That same decade, the famed underground hash maker Frenchy Cannoli started teaching workshops about ancient hash-making traditions after traveling India and the world for 20 years to learn all he could about hash. In 1994, Hash Queen Mila Jansen invented one of the first modern hash production machines, the Pollinator, from her home in the Netherlands. Two years later, California became the first state to legalize medical cannabis.
Around 2010, when butane hash oil hit the scene, it started a real chase of concentrates. People started to ask themselves: Where else could concentrates go? How could they be better? What are easier ways to make them? Some distinct categories started to emerge. Live resin and cured resin became some of the first new innovations in this market.
The more hash improves, the more approachable it becomes. Ten years after Weezer’s 2001 song “Hash Pipe” came out, the hash space was primed for better tech to pop off. People were making resin at home with hair straighteners or spinning bubble hash in old washing machines. But legalization gave entrepreneurs like myself the freedom to explore new ways to engage with this plant.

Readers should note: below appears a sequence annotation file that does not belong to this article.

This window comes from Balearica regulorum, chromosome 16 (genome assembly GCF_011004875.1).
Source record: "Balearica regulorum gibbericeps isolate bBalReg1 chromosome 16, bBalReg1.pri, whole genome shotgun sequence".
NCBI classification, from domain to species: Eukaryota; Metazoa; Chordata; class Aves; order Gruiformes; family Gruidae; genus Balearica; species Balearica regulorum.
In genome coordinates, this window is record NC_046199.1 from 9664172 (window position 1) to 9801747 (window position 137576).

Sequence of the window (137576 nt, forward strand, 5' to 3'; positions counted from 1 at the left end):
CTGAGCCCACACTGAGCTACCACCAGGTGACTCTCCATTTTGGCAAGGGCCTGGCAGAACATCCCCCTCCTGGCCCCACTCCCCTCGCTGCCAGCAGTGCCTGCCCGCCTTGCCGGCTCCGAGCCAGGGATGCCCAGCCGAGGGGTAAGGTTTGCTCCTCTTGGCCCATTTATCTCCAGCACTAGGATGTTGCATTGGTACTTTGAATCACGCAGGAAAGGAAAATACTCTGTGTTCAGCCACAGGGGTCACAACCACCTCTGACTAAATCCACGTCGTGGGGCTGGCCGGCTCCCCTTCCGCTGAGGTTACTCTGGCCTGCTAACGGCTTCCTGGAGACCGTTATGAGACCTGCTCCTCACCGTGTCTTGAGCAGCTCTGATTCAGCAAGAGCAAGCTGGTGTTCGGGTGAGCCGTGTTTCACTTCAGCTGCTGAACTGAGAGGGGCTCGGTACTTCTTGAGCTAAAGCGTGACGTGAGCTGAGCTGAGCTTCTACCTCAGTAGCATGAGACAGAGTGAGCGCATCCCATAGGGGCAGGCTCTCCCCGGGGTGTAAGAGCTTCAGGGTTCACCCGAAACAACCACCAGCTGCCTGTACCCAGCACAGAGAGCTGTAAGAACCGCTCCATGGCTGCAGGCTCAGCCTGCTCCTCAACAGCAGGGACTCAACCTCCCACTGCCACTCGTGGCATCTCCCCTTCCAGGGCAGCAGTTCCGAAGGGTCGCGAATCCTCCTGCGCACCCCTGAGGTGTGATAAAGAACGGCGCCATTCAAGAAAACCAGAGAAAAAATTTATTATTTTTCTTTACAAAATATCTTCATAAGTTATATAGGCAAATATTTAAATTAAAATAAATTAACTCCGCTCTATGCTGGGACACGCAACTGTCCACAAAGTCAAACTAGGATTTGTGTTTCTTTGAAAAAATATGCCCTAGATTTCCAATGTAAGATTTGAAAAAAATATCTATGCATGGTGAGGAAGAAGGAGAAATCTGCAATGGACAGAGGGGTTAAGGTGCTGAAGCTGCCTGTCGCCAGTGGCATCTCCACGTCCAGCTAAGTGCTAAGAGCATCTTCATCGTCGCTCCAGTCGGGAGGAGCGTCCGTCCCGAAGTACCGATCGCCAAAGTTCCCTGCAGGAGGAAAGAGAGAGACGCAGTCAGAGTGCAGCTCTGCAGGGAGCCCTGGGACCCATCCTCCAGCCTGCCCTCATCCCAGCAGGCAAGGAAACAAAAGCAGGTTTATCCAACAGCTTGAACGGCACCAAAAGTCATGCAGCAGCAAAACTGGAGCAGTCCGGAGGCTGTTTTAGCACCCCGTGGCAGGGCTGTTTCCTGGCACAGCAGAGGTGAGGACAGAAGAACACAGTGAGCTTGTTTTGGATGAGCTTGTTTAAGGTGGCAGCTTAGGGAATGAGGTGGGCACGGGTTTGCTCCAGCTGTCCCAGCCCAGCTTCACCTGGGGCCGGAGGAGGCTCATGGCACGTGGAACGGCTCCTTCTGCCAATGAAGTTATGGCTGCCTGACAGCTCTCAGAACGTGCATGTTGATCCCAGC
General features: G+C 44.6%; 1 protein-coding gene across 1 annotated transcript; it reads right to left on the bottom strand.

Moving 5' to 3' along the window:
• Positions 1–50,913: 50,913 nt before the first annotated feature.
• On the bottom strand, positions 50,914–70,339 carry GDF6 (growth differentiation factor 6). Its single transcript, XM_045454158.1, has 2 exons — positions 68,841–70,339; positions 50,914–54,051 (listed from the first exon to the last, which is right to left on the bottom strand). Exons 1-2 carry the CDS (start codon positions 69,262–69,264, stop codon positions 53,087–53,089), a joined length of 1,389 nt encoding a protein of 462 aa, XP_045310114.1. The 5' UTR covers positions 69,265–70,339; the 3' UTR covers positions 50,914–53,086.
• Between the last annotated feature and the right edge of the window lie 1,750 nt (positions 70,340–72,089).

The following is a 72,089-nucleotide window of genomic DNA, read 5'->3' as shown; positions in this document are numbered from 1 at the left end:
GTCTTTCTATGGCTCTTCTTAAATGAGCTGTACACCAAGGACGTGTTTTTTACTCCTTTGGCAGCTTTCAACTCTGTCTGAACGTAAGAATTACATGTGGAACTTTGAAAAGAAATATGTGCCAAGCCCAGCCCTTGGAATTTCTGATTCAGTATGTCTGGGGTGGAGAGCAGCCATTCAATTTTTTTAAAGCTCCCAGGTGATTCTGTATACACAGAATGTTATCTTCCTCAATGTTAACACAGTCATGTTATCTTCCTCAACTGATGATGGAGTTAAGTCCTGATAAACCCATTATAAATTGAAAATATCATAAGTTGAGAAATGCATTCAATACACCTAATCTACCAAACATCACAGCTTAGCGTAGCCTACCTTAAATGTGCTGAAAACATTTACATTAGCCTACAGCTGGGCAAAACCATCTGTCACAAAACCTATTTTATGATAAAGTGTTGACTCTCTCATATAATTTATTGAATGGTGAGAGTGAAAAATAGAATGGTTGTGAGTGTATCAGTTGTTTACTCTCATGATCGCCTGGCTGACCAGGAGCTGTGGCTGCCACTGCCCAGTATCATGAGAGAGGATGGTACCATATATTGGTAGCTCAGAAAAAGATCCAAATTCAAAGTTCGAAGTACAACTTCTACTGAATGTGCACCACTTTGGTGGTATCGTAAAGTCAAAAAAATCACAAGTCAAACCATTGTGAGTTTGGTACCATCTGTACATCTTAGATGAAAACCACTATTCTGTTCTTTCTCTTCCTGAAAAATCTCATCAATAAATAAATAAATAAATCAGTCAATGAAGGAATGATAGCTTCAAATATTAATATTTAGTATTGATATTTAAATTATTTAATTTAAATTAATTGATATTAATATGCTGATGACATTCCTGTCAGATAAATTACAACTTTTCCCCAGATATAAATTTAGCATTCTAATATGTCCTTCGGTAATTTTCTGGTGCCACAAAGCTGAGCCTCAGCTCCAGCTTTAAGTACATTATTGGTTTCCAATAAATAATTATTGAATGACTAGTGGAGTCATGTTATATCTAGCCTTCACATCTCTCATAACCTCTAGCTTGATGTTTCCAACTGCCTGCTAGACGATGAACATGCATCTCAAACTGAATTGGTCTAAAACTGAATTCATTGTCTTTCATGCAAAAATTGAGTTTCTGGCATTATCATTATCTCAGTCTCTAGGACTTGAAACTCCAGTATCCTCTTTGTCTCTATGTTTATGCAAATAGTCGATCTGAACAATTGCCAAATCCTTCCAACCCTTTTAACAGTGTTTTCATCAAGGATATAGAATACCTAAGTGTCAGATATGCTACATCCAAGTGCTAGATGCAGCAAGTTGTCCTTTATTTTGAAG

The next-gen hash heads driving this tech evolution have largely set out to make the hash experience simpler and better. People put away their DIY dab rigs and heat-gun temperature sensors and picked up all-in-one electronic devices. Meanwhile, innovative extractors have filled dispensary shelves with concentrates that are continually pushing the boundaries.
It’s been thrilling to watch the hash renaissance unfold from the crest of the wave. Imagine discovering you didn’t have to eat the orange peel to eat the orange. That’s what more and more cannabis consumers are figuring out when it comes to concentrates.
Industry analyst Headset found that in 2022 concentrates made up 8.3 percen tof the cannabis industry’s market share in the U.S., and 3.8 percent in Canada. That same year, live resin hash oil accounted for 34 percent of U.S. concentrate sales, compared to just 5 percent in 2017 — illustrating how fast some of these new categories of hash are skyrocketing in popularity. The global legal concentrates market, valued at $3.94 billion in 2021, is projected to be worth $18.5 billion worldwide by the end of this decade.
Smoking cannabis flower from a pipe, joint or bong is still the most popular consumption method. 4/20 isn’t going to get unseated by 7/10 (hash’s unofficial holiday) anytime soon. But there is room for both. People are rediscovering the qualities that have given hash both medicinal and spiritual significance since ancient times.
As cannabis culture gets more mainstream and more global, the hash renaissance will only pick up more speed. Keep an eye out for new concentrate formats coming from all over the world, like piattella, which is frozen bubble isolator cold cure. This hash coming out of Spain stopped me in my tracks, as I learned on a recent spin through Barcelona. And I can’t wait to taste what’s next.
By Roger Volodarsky
Puffco Founder Roger Volodarsky was named to the High Times 100 Most Influential People in Cannabis and has earned a reputation as the “Steve Jobs of vaporizers” for his relentless focus on intuitive product design.